Q In the last six months I have been having much difficulty sleeping. It’s hard to fall asleep and even when I do I wake up throughout the night. In the morning I am tired and at times irritable through the whole day. Should I consider sleeping medication?
A Plenty of sound sleep is an essential need for energy, positive mood, and overall health. Most Americans are not getting the rest they need during the night. Firstly, think back and identify what changed for you six months ago. Was there a new stressor in your life? Did you have a change in job, relationship, illness, hormones, death, residence? Any major life event can drastically alter sleep patterns. Do you find yourself thinking about anything in particular when you are awake at night? If so, you want to deal with your worries more directly by talking with someone about them. Are you eating or drinking stimulants such as caffeine, hot peppers or excessive sugar in the evening?
Before taking sleeping medication, try some of the following treatments. Take a hot bath in the evening to relax you. Do some deep breathing or meditation before sleep. There is an audiotape called, “Easing into Sleep” by Dr. Emmett Miller that you can play when you go to bed. Drink chamomile tea at bedtime. Imagine putting all your thoughts in another room before entering the bedroom. Go to bed with as clear a mind as possible. Before you consider sleeping medication, you may want to try herbal formulas available at health food stores. If you decide to take medication ask your doctor about the side effects and their addictive tendencies.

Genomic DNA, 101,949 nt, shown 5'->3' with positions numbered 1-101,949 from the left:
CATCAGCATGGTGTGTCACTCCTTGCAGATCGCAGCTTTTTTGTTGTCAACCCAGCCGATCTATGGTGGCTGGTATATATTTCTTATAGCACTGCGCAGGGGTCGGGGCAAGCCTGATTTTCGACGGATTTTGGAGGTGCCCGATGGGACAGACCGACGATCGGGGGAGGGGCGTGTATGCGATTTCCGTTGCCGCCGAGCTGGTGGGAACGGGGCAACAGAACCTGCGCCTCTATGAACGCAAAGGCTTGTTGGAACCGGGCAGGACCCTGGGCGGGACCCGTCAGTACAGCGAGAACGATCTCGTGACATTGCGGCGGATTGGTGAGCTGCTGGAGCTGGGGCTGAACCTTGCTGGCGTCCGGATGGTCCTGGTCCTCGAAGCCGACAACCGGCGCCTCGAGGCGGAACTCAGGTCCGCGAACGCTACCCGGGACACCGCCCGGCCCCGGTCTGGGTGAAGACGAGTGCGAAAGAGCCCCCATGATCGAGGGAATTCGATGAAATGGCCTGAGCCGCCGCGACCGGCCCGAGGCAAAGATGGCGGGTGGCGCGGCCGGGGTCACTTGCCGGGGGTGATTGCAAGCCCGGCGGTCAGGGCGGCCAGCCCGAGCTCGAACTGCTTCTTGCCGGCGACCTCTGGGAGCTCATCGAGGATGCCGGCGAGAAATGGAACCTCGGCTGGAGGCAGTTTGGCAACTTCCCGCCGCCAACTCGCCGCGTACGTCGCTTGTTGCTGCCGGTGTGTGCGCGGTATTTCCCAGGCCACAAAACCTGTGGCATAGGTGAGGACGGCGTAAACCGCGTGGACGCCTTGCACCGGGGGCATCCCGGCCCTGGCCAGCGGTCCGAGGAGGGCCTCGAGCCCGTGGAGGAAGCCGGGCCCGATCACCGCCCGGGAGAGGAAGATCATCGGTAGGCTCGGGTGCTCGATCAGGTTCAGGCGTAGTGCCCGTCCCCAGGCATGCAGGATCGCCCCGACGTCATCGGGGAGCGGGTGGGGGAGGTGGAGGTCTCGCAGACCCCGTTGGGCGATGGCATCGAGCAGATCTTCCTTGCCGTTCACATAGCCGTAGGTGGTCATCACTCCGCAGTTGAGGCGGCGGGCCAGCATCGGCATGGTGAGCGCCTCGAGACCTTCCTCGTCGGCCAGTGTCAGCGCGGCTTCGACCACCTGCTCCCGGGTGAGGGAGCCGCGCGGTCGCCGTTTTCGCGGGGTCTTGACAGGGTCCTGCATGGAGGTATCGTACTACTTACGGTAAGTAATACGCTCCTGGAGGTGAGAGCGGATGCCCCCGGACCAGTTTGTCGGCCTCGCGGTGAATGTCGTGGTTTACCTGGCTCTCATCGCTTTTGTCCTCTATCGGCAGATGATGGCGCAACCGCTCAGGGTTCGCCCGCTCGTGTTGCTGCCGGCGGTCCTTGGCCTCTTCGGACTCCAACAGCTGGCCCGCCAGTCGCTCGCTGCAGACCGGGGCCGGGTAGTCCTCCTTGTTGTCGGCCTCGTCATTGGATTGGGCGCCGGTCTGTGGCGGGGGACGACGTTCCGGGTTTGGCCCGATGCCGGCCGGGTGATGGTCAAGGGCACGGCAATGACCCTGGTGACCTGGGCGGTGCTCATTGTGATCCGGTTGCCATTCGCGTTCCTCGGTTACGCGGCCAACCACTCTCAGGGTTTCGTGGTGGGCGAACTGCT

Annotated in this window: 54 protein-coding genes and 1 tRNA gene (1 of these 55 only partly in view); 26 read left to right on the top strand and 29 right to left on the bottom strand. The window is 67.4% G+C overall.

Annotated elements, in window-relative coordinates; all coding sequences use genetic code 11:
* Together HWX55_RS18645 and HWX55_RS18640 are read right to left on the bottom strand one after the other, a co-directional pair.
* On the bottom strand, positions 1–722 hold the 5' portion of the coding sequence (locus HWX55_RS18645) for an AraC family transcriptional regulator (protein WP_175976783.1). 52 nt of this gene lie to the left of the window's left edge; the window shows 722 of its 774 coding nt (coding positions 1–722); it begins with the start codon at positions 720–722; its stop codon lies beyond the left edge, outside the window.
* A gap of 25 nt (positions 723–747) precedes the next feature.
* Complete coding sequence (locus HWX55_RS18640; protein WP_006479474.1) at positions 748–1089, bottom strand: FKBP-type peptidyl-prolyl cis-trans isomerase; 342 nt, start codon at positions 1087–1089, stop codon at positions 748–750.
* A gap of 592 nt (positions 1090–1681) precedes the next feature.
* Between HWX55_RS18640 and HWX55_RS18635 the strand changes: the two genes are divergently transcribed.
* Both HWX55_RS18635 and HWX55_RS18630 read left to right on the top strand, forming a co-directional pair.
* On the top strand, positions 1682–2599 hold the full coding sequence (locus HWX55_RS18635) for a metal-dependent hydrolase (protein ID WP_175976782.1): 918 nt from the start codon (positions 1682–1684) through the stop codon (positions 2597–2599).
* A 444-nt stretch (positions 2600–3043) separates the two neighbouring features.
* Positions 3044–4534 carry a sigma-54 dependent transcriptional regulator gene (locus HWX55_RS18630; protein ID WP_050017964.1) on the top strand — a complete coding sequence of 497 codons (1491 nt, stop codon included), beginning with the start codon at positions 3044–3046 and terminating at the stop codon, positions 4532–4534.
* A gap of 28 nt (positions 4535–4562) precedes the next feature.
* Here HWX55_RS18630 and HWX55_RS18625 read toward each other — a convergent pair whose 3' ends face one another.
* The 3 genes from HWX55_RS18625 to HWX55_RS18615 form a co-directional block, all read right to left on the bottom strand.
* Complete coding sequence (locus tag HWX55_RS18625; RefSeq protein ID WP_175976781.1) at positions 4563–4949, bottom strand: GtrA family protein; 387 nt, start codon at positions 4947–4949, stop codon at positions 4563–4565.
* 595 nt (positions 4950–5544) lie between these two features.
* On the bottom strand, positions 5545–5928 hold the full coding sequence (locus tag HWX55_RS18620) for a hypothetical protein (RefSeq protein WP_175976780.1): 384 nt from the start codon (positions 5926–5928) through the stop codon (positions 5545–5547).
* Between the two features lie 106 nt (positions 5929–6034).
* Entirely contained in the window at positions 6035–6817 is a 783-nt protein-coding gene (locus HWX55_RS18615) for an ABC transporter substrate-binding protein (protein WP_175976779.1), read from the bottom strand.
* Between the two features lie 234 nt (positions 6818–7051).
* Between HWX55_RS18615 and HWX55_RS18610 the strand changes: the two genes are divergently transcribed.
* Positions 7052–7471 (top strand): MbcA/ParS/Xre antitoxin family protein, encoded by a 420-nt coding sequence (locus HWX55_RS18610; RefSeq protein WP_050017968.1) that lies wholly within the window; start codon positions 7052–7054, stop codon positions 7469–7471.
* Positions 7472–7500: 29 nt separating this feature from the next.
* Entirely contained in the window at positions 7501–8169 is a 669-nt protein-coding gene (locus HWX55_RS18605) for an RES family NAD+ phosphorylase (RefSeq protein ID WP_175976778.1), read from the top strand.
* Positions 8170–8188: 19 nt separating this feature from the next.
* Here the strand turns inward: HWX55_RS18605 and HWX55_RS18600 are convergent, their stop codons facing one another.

Q I have a 15-year-old son who sleeps a lot. He has a hard time getting up in the morning to go to school and he sleeps till noon on the weekends. I have tried to tell him to change his habits, but he doesn’t seem motivated or is unable. I don’t know what to do.
A This is not uncommon for teenage boys. But there are ways to help him. Find out what time he is going to bed. Is he staying awake watching television, talking on the phone, or on the computer late into the night? He should go to bed by 10 p.m. if he needs to get up by 7 a.m. This gives him over eight hours of sleep. Some teenage boys who sleep too much are actually depressed about something. They often don’t talk about it, but are unmotivated, disinterested, negative, and sleep a lot. If you see these signs, then address his mood issues.
How is your son doing in school? If he is doing poorly, he may not want to get up and face another difficult day. Does he have friends and lots of stimulating activities that he enjoys? He needs to get at least an hour of exercise each day. How is his diet? Is he eating heavy foods late at night? Talk to him about all these things and see where the problem is. He may need more structure and support in his life.
Alzak Amlani is a counseling psychologist in Palo Alto and San Francisco. He can be reached at (650) 325-8393 or through his website: www.wholenesstherapy.com